Evangelical Body: Cancel 'Burn a Quran' Day

The nation's largest evangelical body is urging the Florida church behind "International Burn A Quran Day" to cancel its plans.

Plans to burn Islam's holy book on the ninth anniversary of Sept. 11 shows "disrespect" for Muslims and would only "exacerbate tensions" in Christian-Muslim relations worldwide, stated the National Association of Evangelicals on Thursday.

"It sounds like the proposed Quran burning is rooted in revenge," said NAE President Leith Anderson, in a statement. "Yet the Bible says that Christians should 'make sure that nobody pays back wrong for wrong, but always try to be kind to each other and to everyone else' (I Thessalonians 5:15)."

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Dove World Outreach Center, a non-denominational church in Gainesville, Fla., recently announced it will host a Quran burning event on its church property in observance of the anniversary of the 9/11 terrorist attacks to warn Americans about the dangers of Islam.

In an interview with The Christian Post this week, Senior Pastor Dr. Terry Jones explained, "We only did it because we felt there needed to be an outcry against Islam, because Islam is presenting itself as a religion of peace."

The Dove World Outreach Center has a history of provocative public protests against what it considers sins. In the past, it has put up a sign on its property reading, "Islam is of the Devil," and has joined the extremist Westboro Baptist Church in protesting homosexuality. Its purpose, as the church explains on its website, is to get Christians to stand up for the truth of the Bible.

"The message of the truth that there is only one way to God, only one way to salvation, and that is through the blood of Jesus. Through the repenting of your sins and being born again. It is time that all Christians unite, stop being passive and selfish and stand up and fight for the truth.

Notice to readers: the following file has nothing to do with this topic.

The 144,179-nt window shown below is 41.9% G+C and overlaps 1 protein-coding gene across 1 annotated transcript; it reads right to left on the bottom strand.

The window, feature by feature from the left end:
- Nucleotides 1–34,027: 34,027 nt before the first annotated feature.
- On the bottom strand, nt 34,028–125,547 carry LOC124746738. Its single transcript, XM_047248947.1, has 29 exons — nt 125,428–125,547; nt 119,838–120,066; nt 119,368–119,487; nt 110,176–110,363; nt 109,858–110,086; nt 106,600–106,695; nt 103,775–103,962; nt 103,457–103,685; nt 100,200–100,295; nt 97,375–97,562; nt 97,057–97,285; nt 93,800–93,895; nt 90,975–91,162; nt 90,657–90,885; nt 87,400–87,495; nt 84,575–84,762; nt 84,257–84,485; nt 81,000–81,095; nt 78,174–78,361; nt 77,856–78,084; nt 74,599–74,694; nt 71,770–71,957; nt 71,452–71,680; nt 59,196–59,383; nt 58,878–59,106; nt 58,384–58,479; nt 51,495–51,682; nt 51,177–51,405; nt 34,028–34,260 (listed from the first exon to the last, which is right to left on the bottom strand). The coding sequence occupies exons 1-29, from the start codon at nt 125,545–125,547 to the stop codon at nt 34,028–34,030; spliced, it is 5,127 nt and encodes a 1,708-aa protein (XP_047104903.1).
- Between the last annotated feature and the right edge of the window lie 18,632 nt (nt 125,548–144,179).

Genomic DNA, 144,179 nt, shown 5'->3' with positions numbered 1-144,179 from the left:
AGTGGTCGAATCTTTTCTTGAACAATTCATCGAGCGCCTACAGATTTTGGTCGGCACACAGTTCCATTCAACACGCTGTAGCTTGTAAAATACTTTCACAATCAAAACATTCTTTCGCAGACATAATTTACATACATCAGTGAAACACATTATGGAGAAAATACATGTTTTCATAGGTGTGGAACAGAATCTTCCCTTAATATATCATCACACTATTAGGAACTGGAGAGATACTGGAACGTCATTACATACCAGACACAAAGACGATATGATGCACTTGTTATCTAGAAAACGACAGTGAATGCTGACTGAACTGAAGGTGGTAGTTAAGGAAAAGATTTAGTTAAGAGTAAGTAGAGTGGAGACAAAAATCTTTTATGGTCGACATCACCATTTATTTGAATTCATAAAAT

"Any religion which would profess anything other than this truth is of the devil."

Not surprisingly, there has been public outcry against the planned Quran burning event and, in the past, against the "Islam is of the Devil" sign.

The Council on American-Islam Relations, the nation's largest Muslim advocacy group, plans to counter "International Burn a Quran Day" with a "Share the Quran" dinner on Sept. 11.

Orlando-based Pastor Joel Hunter of Northland, A Church Distributed, who is a member of the NAE Board of Directors, commented, "We have to recognize that fighting fire with fire only builds a bigger fire."

"Love is the water that will eventually quench the destruction," he said.

In asking the Gainesville church to call off the event, the NAE, which represents more than 45,000 local churches from over 40 denominations, cited its 1996 resolution on religious persecution. In the resolution, the evangelical body pledged to "address religious persecution carried out by our Christian brothers and sisters whenever this occurs around the world."

"If people are to fulfill the obligations of conscience, history teaches the urgent need to foster respect and protection for the right of all persons to practice their faith," the resolution reads.

Muslims worldwide would be "profoundly" offended by the burning of Qurans, just as Christians would be deeply insulted if another faith group burned Bibles, the NAE stressed.

"The most powerful statement by the organizers of the planned September 11th bonfire would be to call it off in the name and love of Jesus Christ," Anderson urged.

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